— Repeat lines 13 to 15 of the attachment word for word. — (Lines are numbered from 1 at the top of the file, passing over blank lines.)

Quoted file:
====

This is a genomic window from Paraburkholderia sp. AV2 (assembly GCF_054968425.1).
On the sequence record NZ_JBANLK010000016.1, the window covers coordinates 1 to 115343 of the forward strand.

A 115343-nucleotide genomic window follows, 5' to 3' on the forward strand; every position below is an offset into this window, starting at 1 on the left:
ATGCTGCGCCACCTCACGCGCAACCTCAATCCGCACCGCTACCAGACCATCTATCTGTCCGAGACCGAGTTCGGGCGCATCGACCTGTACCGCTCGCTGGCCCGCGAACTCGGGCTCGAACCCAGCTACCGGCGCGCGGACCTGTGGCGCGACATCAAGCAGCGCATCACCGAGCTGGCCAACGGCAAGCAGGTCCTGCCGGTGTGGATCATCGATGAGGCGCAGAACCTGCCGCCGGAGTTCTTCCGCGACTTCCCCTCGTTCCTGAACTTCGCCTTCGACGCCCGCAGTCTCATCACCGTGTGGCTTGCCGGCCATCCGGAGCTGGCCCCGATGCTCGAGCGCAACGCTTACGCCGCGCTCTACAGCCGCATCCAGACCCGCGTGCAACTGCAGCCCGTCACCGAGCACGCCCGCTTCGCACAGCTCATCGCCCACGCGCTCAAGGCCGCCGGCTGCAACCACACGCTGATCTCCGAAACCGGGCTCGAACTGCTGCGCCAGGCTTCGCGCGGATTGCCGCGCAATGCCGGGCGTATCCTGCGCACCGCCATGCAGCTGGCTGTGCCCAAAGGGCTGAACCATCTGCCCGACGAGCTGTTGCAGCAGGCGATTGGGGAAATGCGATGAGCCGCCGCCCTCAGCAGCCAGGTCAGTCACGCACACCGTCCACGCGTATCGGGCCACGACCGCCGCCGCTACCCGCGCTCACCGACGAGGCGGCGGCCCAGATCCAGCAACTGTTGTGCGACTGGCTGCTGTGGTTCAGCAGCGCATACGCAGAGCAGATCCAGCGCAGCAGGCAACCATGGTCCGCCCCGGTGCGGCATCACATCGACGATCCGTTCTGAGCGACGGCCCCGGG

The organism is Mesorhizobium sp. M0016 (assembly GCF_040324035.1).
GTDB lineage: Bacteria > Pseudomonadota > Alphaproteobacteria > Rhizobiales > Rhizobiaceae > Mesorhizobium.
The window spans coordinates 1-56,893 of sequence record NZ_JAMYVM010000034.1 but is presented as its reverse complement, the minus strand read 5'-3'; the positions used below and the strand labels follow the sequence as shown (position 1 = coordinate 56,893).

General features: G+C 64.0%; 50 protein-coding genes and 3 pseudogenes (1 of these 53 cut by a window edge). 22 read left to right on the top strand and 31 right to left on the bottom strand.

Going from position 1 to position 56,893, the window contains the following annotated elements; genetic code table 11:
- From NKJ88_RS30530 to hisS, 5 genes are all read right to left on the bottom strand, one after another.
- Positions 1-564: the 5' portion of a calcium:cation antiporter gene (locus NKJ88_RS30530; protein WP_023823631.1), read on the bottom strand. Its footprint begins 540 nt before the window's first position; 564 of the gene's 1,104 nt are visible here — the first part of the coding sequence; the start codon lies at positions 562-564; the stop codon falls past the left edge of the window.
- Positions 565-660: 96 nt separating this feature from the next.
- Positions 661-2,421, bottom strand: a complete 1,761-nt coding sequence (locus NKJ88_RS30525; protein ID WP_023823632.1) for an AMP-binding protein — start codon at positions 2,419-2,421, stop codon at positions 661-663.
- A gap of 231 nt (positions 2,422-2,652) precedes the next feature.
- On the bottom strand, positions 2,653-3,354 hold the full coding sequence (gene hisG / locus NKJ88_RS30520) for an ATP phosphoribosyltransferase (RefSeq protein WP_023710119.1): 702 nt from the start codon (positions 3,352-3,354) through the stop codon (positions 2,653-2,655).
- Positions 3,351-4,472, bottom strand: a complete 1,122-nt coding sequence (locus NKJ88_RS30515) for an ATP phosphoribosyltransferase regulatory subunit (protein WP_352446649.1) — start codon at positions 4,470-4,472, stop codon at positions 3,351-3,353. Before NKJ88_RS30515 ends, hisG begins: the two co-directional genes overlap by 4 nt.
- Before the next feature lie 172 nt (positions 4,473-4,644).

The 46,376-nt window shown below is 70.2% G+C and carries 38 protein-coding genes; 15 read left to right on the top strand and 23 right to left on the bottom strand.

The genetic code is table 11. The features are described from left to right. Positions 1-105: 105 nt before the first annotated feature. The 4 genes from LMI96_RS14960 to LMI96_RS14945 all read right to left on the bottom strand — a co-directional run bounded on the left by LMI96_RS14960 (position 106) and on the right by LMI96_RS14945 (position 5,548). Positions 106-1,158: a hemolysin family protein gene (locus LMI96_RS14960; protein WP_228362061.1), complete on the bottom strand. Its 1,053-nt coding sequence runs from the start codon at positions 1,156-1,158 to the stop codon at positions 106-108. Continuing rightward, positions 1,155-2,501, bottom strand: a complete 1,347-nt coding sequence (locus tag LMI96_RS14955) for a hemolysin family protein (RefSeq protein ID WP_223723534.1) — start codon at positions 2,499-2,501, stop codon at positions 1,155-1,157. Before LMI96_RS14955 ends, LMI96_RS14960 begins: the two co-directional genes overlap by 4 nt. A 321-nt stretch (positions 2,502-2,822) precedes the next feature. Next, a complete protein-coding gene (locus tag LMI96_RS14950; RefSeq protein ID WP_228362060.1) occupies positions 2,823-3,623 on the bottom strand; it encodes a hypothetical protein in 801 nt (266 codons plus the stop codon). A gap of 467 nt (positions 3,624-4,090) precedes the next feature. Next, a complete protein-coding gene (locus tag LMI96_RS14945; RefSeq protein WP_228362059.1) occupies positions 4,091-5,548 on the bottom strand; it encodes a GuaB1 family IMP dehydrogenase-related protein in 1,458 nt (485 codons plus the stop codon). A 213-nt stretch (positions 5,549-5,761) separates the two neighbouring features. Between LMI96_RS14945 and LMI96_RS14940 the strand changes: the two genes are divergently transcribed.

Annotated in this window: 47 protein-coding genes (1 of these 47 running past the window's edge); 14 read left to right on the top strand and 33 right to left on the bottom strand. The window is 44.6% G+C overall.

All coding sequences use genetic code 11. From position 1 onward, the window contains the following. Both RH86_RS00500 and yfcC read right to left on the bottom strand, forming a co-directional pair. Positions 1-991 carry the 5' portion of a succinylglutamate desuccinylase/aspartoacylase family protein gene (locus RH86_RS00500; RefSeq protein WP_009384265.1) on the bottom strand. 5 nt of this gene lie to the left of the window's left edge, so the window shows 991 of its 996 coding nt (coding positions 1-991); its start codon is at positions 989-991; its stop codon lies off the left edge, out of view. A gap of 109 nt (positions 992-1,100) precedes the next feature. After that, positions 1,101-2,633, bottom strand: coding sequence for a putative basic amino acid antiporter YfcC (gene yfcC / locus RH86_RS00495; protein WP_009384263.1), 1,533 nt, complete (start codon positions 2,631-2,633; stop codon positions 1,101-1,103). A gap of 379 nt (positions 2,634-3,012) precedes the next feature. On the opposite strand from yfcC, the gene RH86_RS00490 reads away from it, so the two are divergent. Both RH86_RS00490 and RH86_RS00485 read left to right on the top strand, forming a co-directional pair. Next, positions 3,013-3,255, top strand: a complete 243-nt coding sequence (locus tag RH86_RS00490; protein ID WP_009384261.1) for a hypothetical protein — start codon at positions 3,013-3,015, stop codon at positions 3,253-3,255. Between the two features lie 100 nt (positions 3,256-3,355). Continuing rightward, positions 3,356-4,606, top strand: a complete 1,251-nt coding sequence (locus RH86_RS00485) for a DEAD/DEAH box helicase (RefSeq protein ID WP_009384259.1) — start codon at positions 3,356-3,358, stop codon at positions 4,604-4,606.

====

- Positions 661-2,421, bottom strand: a complete 1,761-nt coding sequence (locus NKJ88_RS30525; protein ID WP_023823632.1) for an AMP-binding protein — start codon at positions 2,419-2,421, stop codon at positions 661-663.
- A gap of 231 nt (positions 2,422-2,652) precedes the next feature.
- On the bottom strand, positions 2,653-3,354 hold the full coding sequence (gene hisG / locus NKJ88_RS30520) for an ATP phosphoribosyltransferase (RefSeq protein WP_023710119.1): 702 nt from the start codon (positions 3,352-3,354) through the stop codon (positions 2,653-2,655).